Are you a traditionalist oil painter, or has Alla Prima claimed all of us?
Paint in oil - or come to that, acrylic - that is?
These days, since the example set by the Impressionists, I would guess that the majority of us paint 'alla prima', or in a variation thereof. In other words, we do a minimum of underpainting, we don't bother with the red bole ground (for example), and the 'dead layer' or 'grisaille' stage practised by the old masters. Indeed, there is some confusion about what constitutes an old master - some thinking the term could be applied to Cézanne or Monet, as well as to Vermeer or Rembrandt.
In fact of course those painters used very different techniques. I thought of this while watching a demonstration on YouTube by the late Tom Keating - he made the point that Constable used the old master technique, employing the dead layer on a red bole, ('dead layer' meaning just absence of colour) before glazing and scumbling over the top. I don't know if Constable invariably used this method, and I suspect that Turner didn't - but there's a clear divide between pre- and post-Impressionist artists, the latter informing the techniques of most painters today.
The advantage of alla prima - which doesn't really mean that you start and finish a painting in one sitting, although of course it can - is that the result is likely to be fresh and immediate, not laboured, academic, and over-cooked. On the other hand, there's no reason why an underpainting on traditional lines has to be dull and static - you can go as mad with it as you like; the subsequent glazing and colouring should still reveal the vigour of brushstrokes and vibrancy of composition.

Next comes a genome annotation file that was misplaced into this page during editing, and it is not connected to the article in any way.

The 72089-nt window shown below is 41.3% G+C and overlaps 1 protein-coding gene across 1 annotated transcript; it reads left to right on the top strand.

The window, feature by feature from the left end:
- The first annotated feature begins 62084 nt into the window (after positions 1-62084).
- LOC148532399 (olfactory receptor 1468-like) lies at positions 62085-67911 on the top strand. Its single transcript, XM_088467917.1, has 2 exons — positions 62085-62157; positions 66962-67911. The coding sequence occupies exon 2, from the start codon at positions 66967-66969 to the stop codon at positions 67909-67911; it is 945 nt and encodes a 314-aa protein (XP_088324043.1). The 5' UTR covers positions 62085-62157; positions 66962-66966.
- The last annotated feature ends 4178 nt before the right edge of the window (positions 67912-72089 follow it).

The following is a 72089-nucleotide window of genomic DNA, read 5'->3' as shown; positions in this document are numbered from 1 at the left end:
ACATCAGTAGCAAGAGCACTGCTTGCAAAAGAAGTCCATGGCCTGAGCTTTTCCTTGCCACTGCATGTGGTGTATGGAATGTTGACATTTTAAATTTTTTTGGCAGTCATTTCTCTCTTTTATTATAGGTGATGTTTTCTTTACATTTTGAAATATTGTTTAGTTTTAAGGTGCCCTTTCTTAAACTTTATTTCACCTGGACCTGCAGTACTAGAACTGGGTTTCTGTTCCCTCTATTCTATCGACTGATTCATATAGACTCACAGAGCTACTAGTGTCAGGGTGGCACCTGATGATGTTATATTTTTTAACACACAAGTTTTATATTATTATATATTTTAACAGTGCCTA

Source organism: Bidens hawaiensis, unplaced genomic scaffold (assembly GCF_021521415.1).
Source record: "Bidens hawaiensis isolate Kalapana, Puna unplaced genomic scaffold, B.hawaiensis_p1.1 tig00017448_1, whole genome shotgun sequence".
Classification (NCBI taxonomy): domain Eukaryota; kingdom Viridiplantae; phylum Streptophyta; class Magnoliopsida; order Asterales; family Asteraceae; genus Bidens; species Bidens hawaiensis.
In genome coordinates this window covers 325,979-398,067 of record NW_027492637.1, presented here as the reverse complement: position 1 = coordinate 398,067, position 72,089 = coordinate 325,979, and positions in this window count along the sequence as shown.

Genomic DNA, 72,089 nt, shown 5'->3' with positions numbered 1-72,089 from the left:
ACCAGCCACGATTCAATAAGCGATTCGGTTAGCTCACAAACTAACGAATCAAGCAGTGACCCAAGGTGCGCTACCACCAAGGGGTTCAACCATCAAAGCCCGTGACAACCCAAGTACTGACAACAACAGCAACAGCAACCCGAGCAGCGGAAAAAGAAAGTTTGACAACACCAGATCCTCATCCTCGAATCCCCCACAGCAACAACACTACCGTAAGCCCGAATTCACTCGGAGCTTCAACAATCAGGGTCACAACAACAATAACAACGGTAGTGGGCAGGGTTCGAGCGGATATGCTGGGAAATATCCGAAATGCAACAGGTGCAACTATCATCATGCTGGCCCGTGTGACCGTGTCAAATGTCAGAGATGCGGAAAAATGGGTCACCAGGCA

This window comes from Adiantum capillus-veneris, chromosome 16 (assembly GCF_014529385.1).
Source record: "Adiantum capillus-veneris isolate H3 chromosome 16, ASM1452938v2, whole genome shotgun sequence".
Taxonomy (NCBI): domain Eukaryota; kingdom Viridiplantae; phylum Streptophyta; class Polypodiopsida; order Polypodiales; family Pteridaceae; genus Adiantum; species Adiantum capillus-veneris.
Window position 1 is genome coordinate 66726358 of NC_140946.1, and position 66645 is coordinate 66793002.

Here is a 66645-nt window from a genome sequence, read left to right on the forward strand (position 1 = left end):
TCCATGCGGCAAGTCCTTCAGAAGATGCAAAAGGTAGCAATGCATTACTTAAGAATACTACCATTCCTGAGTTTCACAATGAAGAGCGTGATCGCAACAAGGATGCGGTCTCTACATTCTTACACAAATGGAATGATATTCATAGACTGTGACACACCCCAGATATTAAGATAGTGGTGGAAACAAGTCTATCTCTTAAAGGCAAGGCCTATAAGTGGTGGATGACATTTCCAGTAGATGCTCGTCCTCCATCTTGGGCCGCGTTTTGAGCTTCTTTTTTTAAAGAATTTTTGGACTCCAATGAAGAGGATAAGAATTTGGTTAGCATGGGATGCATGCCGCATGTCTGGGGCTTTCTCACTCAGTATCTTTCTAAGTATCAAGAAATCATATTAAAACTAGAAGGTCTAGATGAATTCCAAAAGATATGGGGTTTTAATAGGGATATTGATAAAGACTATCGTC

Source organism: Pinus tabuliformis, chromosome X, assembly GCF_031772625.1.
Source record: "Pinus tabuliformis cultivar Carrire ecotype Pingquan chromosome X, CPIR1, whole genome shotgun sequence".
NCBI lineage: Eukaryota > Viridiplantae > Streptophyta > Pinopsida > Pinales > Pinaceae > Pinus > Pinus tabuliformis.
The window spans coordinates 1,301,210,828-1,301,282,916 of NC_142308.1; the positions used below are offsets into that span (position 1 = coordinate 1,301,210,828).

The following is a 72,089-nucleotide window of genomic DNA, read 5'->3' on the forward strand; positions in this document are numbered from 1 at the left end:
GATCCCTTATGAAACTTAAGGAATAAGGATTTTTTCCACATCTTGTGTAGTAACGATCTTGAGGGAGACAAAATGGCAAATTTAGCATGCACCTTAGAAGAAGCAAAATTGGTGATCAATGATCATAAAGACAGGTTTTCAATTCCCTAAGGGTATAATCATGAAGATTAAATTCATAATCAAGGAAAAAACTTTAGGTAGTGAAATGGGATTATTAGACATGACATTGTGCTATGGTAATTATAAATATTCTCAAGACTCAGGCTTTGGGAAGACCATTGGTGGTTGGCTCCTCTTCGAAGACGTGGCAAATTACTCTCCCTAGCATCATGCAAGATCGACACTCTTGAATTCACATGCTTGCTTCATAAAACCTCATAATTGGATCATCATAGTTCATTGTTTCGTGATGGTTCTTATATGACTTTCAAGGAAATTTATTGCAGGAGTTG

Because I have to work fairly slowly - or more accurately, I can't work for very long on a picture before stopping for a rest - the traditional approach rather appeals to me: I've used it twice - once in an oil painting which on reflection just didn't work at all (because the underpainting wasn't good enough; I hadn't brought it to a sufficient level of completion to glaze over the top with any success) and once with an acrylic. If I can find the latter, I'll post a photograph - and if I can't, it's Cliff and Critters, in my gallery somewhere. The latter showed the disadvantage of the method - unless you remember to create areas of white, the overall effect can be a bit dark; this, in oil, is what Underpainting White is made for; in acrylic of course you can use whatever white you like. You could also use Alkyd White in oil - be careful of Titanium, though; and certainly don't use Zinc.
I don't know that it's a method I'd use just for the sake of it,or for nostalgia's sake - that savours of confusing the medium with the message. But now and then, it's worth a play; and I wonder if anyone these days uses it as a method of making pictures?